Sexual début and preventive practices among male and female higher education students in France
A considerable proportion of students starting higher education in France have not yet had sexual relations, making this population a high priority target for prevention policies and information on consent to sexual relations. As INED senior researcher Arnaud Régnier-Loilier shows on the basis of data from the Enquête Santé des Étudiants survey (ESE 2016), preventive practices and specific behaviors (condom use, contraception, sexually transmitted infections, unplanned pregnancies) differ by conditions of sexual debut.
Higher education is a period in which sexual activity, couple formation, and cohabitation are disconnected
Higher education is a major transitional stage in the sexual component of young people’s lives. Whereas at age seventeen, half of enrolled university students in France have never had sexual intercourse, by age twenty-two that proportion is down to one-fourth. While female and, to a lesser degree, male university students have partnered at the younger age, partners are rarely living together then.
Not all students wanted to have their first sexual intercourse
Students who had already had sexual relations were asked whether, retrospectively, their first sexual intercourse was “wanted/not really wanted/forced on [them].” The proportion of first sexual relations “accepted but not really wanted” or “forced” was twice as high among female students (13%) than male students (6%). And the proportion was higher the younger the age at which first intercourse occurred. While social background had little to do with consent, nationality did have an effect: the proportion of “not really wanted” or “forced” sexual relations was as high as 23% among female foreign students and 14% among their male counterparts.
Prevention practices related to conditions of first sexual relations
A correlation was found between first sexual intercourse conditions and prevention practices. Early sexual debut goes together with lower condom use, especially among men. Moreover, risky sexual behaviors are correlated with the degree to which the first sexual relation was “wanted.” Whereas 16% of female students and 20% of male students who “wanted” their first sexual intercourse at the time it occurred say they did not use a condom, the figures rise to 26% and 41% respectively when those first relations were “not really wanted,” not to say “forced” on them.
Lower levels of prevention among foreign students and students with low-income parents
Preventive behaviors vary considerably by social milieu: 29% of male students of modest social background (parents’ monthly income below 1,500€) did not use a condom, as against 19% of male students whose parents’ monthly income was over 3,500€. The difference was equally pronounced among female students (24% vs 13%). Moreover, twice as many foreign than French-born students did not use a condom during their first sexual intercourse.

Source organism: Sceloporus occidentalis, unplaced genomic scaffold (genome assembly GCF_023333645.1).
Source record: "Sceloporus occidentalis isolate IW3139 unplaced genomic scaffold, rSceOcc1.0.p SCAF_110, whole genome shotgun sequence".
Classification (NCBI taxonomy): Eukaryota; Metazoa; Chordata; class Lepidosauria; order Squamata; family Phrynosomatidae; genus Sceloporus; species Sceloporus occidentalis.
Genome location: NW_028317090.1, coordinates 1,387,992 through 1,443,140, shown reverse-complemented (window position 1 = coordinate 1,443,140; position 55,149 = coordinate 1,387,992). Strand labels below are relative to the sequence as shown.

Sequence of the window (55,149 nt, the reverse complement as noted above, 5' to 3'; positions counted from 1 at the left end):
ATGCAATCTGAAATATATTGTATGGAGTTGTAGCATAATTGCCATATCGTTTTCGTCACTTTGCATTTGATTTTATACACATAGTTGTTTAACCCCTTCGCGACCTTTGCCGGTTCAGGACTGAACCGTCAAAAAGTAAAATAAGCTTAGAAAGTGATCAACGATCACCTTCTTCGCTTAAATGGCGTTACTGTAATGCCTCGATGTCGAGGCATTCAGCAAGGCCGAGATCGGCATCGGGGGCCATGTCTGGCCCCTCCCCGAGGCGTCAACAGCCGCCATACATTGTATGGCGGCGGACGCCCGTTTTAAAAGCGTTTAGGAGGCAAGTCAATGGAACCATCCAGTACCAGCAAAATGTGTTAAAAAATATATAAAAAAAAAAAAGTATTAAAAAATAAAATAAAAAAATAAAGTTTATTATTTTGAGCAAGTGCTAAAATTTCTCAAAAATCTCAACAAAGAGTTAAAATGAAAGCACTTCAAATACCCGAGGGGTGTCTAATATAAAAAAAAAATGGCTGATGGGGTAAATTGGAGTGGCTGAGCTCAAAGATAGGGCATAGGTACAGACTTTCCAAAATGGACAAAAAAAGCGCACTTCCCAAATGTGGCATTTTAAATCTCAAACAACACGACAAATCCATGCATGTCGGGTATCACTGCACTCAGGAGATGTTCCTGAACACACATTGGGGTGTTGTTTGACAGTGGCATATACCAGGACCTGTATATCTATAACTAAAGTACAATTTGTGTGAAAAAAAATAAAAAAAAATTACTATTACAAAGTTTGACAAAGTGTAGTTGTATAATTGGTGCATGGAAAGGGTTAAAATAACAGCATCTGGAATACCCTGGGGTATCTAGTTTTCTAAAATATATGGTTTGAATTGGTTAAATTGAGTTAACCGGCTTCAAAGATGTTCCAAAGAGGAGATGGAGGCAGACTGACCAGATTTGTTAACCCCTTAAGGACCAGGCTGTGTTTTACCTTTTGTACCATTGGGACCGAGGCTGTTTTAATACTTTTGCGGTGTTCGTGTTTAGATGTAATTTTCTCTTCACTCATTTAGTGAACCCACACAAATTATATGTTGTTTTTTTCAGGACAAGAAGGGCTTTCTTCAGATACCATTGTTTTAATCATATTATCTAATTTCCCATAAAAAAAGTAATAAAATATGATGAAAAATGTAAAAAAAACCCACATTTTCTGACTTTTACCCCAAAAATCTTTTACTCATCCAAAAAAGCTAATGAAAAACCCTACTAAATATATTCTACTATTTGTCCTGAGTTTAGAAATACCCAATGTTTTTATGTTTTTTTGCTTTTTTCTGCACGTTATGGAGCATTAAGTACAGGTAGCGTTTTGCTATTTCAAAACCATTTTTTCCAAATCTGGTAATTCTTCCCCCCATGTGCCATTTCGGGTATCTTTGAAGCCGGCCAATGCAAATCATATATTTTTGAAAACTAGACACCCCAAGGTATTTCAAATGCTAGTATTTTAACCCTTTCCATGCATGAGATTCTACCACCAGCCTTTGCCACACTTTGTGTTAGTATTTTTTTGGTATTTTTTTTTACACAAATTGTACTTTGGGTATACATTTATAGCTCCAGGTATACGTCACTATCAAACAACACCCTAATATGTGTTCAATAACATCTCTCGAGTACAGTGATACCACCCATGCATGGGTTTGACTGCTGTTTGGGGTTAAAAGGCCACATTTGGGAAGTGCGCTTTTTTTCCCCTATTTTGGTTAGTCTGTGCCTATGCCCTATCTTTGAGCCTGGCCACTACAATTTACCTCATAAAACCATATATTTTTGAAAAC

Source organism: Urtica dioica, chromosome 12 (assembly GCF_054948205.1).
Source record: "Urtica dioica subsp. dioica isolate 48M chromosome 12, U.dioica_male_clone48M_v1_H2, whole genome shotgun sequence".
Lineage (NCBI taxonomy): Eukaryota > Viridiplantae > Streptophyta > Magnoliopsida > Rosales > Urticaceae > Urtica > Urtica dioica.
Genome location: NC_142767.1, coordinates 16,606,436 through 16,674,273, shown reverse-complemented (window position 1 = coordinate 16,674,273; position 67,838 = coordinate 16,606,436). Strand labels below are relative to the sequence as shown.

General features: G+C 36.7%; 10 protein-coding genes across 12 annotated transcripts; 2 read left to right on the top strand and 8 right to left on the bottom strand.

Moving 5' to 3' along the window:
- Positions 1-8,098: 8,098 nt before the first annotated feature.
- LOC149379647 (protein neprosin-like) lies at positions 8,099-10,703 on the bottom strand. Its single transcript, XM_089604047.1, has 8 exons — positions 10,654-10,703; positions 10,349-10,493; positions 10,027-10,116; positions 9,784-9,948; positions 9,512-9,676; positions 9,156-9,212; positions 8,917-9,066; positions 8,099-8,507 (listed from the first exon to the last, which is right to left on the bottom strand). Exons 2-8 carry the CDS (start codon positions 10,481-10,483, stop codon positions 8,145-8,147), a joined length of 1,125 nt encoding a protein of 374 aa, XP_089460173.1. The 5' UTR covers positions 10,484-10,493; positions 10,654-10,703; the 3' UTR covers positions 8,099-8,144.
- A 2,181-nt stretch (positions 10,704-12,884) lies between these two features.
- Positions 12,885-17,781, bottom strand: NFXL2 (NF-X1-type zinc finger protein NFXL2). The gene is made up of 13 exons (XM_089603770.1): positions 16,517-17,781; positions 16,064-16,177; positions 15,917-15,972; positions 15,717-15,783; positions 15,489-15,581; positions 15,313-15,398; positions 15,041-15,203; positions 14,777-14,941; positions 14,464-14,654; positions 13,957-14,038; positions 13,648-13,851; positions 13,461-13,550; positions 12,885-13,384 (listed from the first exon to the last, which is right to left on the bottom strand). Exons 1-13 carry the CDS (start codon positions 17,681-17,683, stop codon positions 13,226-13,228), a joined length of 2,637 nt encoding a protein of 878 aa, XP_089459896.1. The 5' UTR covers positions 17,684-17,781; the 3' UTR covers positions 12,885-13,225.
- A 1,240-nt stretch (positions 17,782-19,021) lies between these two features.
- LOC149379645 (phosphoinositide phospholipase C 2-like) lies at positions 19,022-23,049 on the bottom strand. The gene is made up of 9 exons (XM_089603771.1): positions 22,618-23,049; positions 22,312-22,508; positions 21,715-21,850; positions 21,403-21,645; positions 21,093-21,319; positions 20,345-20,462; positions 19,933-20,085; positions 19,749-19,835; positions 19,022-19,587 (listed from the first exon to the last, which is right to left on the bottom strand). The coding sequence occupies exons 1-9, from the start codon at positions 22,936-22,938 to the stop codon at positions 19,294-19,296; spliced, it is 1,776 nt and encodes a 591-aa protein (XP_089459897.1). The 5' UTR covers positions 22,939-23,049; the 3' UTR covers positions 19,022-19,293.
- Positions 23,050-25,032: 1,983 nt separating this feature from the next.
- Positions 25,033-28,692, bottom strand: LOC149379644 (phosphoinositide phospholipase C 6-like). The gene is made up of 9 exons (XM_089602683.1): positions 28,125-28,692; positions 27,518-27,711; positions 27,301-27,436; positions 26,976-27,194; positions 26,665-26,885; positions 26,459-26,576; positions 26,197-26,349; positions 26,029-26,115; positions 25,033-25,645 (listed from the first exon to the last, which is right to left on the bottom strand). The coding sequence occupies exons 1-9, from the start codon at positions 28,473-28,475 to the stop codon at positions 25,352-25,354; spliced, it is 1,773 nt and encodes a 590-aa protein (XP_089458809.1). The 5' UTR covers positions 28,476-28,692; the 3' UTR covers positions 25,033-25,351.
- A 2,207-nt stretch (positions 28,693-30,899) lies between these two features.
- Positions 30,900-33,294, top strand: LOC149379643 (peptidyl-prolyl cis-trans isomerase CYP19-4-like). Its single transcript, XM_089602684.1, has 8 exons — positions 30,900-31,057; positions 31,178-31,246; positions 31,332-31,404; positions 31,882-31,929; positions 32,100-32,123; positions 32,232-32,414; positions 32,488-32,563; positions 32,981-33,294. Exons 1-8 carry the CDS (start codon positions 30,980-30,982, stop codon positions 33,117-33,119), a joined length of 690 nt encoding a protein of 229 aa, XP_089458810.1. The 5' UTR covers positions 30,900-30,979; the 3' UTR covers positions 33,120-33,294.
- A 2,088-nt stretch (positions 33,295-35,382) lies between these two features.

Prevention and contraception practices: concerns differ by sex
Male students report less often than their female counterparts having used prevention during their first sexual intercourse (condom, something to prevent pregnancy), and fewer men than women report having had a sexually transmitted infection (9% versus 13%). This is probably due to the fact that men’s sexual health is not regularly monitored; there is no equivalent for men of women’s regular gynecological care. Systematically encouraging both men and women at young ages to get tested for what may well be asymptomatic sexual infections is a key way of preventing inter-partner contamination and the unperceived development of complications. As for unplanned pregnancies, male students are less likely to report them than female students (6% vs 8%), a difference explained by the fact that women do not necessarily inform the progenitor.
These differences by sex reveal the persistence of specialized roles wherein women are more concerned about sexual and reproductive health than men. Prevention policies should not only promote risk-reducing sexual behaviors but encourage a greater sense of responsibility in men.
Arnaud Régnier-Loilier, 2020, "La vie intime des étudiants : entrée dans la sexualité et situation amoureuse" and "Pratiques préventives des étudiants, infections sexuellement transmissibles et grossesses non désirées," in La santé des étudiants, ed. Feres Belghith, Aline Bohet, Yannick Morvan et al. (Paris: La Documentation Française).
Enquête Santé des Étudiants (ESE) [Student health survey]
The Observatoire Nationale de la Vie Étudiante (OVE) first conducted the ESE survey in 2016. The aim of the survey is to provide a general overview of student health in France. In 2016 it included questions that enabled researchers to acquire an updated view of the intimate lives of young people in France, here limited to enrolled university students. For this first edition, the survey was conducted solely with students enrolled at universities in metropolitan France and, for the academic year 2015-2016, in the country’s overseas départements and territories. The findings are based on analysis of 18,875 questionnaires.
On line:October 2020